Deja Tru-deau? Liberals have another minority government

Though the results are very similar to 2019, this election still taught us some important things
trudeau another minority Justin Trudeau remains Canada's prime minister. (Photo 165642242 © Gints Ivuskans | Dreamstime.com)


On the morning after a federal election (a vote for the country's government), there's almost always a lot to talk about. For the first time in several years, the public gets to offer a fresh opinion on who should be running things. Who won? Who didn't? What is different this time around and what does that say about where the country is headed?

So many things to discuss! Except ...

Last night's election wasn't really like that at all. For starters, instead of waiting the usual four years after the 2019 election, Prime Minister Justin Trudeau and the Liberals called a quicker 'snap election'. Why? In short, he wanted to try to secure a majority government for his party, which would give him the ability to carry out his policies more easily. (We went into this stuff in a lot more detail here.)

He didn't get what he wanted. As the sun rises on the morning after, Canada has another minority Liberal government. As for the other five parties, they also have almost the exact same amount of seats (or spots in Parliament). This result means that you might hear a few adults ask a simple question:

Why did we go through all of that?

Almost identical results

Embed from Getty Images

Bloc Québécois leader Yves-François Blanchet will be pleased to have slightly increased the number of seats for his party. (Getty Embed)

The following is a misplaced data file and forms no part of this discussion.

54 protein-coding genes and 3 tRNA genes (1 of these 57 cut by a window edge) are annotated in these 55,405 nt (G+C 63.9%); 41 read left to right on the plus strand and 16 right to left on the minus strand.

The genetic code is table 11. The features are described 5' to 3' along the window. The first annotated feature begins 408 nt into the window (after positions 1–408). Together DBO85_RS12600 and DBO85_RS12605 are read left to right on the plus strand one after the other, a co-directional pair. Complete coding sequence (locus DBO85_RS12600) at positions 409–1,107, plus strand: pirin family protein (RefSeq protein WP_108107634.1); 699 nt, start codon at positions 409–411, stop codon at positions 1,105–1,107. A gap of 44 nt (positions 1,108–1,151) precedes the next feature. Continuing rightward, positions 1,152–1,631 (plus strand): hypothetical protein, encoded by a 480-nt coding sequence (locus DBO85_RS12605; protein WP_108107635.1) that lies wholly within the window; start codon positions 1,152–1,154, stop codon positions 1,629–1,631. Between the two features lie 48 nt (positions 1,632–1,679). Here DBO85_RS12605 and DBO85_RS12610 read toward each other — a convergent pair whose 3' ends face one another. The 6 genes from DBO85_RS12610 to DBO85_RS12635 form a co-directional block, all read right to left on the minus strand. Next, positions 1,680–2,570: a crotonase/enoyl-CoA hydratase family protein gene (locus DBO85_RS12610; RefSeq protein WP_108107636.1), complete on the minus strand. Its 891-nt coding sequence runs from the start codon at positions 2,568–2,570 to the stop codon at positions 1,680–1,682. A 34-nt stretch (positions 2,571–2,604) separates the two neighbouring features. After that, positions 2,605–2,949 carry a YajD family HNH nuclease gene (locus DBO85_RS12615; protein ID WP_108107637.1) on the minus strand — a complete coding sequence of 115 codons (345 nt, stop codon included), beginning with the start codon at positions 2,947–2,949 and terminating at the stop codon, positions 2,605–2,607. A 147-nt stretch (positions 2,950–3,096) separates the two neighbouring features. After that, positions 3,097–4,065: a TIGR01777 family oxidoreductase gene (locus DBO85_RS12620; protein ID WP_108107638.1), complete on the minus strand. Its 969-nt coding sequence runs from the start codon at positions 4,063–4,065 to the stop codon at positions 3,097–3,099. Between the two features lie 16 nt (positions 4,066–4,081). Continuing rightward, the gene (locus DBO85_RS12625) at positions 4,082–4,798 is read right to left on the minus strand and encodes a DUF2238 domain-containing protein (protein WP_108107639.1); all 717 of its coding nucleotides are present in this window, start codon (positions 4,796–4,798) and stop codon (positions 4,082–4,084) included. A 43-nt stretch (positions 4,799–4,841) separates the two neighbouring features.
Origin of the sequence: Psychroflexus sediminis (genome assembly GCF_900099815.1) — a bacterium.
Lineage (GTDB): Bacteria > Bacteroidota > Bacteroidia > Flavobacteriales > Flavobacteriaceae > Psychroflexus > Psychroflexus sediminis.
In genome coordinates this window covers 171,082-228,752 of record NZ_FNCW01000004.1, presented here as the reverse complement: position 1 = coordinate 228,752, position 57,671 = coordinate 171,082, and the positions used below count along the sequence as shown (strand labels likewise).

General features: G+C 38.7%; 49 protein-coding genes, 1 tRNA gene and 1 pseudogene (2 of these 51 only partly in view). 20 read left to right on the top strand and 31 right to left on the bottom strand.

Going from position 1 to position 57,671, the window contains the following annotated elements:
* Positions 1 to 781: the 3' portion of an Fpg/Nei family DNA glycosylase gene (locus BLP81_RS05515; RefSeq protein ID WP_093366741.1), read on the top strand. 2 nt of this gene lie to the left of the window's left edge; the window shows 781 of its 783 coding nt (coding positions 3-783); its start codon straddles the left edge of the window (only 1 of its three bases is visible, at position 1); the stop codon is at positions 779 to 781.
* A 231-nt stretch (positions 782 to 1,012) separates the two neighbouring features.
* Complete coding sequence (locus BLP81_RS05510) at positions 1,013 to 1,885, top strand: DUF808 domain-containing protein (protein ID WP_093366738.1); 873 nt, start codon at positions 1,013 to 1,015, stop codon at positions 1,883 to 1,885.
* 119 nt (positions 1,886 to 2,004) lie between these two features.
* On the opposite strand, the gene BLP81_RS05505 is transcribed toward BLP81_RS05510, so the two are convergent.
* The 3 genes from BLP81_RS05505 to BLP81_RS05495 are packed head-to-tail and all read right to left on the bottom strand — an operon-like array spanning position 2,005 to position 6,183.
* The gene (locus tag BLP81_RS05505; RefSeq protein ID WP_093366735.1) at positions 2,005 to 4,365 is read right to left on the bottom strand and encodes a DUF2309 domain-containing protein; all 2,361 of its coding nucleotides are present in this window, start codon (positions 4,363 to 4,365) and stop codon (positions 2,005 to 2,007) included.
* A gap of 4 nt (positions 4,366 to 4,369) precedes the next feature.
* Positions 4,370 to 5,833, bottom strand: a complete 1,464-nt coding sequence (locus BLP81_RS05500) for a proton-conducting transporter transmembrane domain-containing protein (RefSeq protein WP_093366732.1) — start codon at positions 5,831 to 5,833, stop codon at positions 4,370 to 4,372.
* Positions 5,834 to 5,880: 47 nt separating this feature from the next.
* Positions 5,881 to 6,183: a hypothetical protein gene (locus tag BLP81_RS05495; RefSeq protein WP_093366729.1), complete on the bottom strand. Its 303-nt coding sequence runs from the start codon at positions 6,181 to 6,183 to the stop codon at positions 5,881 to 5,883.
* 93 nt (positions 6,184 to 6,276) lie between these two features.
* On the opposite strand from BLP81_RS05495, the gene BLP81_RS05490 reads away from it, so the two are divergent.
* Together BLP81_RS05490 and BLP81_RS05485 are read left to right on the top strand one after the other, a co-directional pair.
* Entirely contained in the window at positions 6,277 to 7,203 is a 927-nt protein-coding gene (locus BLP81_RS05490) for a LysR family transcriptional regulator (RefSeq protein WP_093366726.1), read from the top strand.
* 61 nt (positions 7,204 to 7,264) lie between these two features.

That is a good question! Before we get into it, let's look at the results. Though a few ridings (or individual regions for voting) are still counting ballots, here's what things look like side-by-side between the two elections:

2019 seats

  • Liberals 157
  • Conservatives 121
  • Bloc Québécois 32
  • New Democratic Party 24
  • Greens 3
  • People's Party 0

2021 seats

  • Liberals 158
  • Conservatives 119
  • Bloc Québécois 34
  • New Democratic Party 25
  • Greens 2
  • People's Party 0

There is not a lot of difference there. And when you consider that elections cost over $600 million dollars to run, it becomes very understandable why some people might feel frustration right now. Everything is basically the same!

But is it?

Liberals get approval (sort of)

Embed from Getty Images

Trudeau waves to the crowd on election night. (Getty Embed)

Overall, yes, things are almost identical. But there were still some lessons learned.

For one, it's not as though the circumstances in 2021 are exactly the same as they were in 2019. And the biggest difference between then and now is easy to pick out.

The COVID-19 pandemic.

This was a big part of Trudeau's message in his campaign. He said he wanted to give Canadians the chance to give feedback on how the government was handling the pandemic. And today, he has his answer. Overall, they feel about the same now about who should be running things as they did before all of this got started. You could see this result as at least some sort of approval that the government is doing a good job. As Trudeau said in his victory speech last night: